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Video: Poisoning Of Children With Drugs Is More Often The Fault Of Adults
Poisoning of children with drugs is more often the fault of adults
More than half of prescription drug poisonings in children under 5 years of age occur after adults leave the pill available to the child.
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More than half of prescription drug poisonings in children under five years of age occur after an adult has removed the drug from a childproof container. This was shown by the results of a study published in the Journal of Pediatrics.
The authors analyzed the causes of 4,496 calls to five poison control centers in Arizona, Florida and Georgia in eight months of 2017. Center staff asked specific questions about the person or people who were caring for a child that day who swallowed pills without their knowledge. There were
Removing drugs from special packaging and storing them in easily accessible places leads to 50 thousand hospital visits in the United States for poisoning in children.
Scientists have found that parents and grandparents tend to make any of these mistakes:
· In order not to forget to take pills, they are put in daily organizers that are easy to open;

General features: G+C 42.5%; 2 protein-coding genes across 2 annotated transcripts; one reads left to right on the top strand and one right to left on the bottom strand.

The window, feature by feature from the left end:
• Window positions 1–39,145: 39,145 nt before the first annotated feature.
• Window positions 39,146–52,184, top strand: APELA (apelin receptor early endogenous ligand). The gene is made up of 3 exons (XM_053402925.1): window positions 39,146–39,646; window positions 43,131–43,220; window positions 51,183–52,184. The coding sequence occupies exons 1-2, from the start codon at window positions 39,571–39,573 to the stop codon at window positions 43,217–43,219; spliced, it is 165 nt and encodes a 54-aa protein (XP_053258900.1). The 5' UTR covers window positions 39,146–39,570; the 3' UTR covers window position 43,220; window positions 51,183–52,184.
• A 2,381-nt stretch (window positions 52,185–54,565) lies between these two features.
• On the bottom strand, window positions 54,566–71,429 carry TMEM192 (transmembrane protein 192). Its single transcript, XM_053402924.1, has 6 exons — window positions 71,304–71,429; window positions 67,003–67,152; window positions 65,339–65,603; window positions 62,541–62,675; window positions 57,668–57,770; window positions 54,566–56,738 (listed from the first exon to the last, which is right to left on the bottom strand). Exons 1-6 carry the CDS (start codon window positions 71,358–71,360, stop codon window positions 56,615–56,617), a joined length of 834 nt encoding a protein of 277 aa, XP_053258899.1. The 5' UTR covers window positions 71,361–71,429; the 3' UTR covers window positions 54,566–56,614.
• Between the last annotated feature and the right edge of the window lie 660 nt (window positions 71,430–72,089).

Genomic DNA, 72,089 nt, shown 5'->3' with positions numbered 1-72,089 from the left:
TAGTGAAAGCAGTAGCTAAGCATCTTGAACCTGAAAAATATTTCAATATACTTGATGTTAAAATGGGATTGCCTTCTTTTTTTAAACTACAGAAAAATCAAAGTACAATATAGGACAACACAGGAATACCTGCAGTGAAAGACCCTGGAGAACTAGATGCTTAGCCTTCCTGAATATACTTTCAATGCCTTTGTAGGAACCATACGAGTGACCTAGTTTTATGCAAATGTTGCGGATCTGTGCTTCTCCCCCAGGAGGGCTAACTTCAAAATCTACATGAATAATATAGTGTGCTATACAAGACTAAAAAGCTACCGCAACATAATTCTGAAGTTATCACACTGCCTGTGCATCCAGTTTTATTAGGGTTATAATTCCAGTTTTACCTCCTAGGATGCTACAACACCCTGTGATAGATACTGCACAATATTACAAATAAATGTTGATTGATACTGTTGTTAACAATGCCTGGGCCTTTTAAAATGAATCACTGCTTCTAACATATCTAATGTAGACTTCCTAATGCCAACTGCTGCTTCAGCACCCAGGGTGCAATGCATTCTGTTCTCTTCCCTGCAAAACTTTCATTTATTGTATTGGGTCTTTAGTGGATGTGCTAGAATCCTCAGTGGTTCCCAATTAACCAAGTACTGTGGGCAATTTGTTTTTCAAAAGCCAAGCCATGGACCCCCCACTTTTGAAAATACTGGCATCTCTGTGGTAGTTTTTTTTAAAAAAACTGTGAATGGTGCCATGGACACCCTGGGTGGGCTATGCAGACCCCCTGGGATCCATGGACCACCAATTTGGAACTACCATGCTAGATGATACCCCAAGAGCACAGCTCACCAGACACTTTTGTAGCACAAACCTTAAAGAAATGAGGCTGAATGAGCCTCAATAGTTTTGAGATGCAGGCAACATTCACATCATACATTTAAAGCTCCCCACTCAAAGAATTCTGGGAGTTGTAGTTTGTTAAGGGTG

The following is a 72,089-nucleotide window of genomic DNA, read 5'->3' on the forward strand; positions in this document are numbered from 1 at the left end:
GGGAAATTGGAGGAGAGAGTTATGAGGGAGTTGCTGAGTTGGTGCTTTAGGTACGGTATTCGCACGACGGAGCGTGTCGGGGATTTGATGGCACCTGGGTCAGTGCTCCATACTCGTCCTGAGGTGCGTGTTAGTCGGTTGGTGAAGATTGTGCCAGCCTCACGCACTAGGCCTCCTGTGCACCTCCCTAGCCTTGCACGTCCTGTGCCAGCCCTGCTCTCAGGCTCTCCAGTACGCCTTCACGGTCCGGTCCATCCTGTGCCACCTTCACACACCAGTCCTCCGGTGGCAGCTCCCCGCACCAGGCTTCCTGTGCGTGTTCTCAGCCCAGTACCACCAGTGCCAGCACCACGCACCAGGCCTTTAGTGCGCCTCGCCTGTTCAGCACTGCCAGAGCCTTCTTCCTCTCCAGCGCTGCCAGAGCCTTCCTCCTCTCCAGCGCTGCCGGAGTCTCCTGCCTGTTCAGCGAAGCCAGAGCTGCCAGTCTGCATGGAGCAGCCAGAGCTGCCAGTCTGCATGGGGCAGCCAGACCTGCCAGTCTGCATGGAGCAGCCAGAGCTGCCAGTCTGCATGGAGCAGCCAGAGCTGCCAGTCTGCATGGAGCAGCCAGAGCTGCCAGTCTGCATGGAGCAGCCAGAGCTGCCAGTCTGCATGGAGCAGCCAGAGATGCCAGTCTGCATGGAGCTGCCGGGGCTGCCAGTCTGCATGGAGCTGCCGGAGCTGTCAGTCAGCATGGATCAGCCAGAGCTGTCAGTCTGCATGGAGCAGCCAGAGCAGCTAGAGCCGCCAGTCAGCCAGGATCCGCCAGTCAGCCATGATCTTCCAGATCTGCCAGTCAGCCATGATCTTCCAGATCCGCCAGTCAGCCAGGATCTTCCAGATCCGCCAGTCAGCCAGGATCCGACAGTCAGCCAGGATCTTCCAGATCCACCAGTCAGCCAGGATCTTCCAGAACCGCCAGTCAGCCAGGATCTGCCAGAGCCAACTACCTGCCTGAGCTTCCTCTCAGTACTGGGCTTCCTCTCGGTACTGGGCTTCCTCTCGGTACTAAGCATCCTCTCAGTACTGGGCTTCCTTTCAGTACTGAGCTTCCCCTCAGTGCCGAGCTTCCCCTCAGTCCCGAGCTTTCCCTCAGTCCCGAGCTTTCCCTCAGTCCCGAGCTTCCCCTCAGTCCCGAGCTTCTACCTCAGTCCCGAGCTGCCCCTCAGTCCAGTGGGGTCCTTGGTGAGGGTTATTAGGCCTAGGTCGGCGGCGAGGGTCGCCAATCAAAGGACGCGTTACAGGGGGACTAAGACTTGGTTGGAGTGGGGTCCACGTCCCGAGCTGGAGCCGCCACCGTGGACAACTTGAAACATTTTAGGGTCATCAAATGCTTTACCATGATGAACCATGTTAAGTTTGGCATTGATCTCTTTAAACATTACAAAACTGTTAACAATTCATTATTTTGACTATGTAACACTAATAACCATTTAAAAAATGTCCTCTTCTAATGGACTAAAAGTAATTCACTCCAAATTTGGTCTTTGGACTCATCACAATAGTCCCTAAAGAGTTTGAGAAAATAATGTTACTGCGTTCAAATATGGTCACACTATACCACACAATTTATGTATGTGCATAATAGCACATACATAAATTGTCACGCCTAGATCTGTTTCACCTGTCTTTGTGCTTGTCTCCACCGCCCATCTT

Unpackaged tablets lie on bedside tables or kitchen countertops;
· Tablets are placed in plastic bags or travel containers;
· The tablets were accidentally scattered, but not all of them were found.
According to the study, one in three children ate a prescription medication that was extracted from the original packaging. Moreover, drugs for the treatment of diabetes mellitus and cardiovascular diseases were more likely to be in organizers for pills or sachets, and drugs for ADHD and opioids were on open surfaces.
OTC drugs were most often obtained by children from original packaging, which is not childproof due to the drug's low toxicity potential.
The optimal way of storing medicines is the original packaging with a childproof function. If you have to take pills out of it, the following precautions must be taken:
· Make sure that the container for pills is protected from children;
· Always close the container after each use, double check that it is closed;
· Do not leave the container in sight, after each use, remove it as high as possible;
· Do the same with wallets, bags or pockets with medicines;
· If you scattered pills, make sure they are all picked up, vacuum the place;
· Even if you are not sure if the child has swallowed the medicine, call an ambulance immediately.
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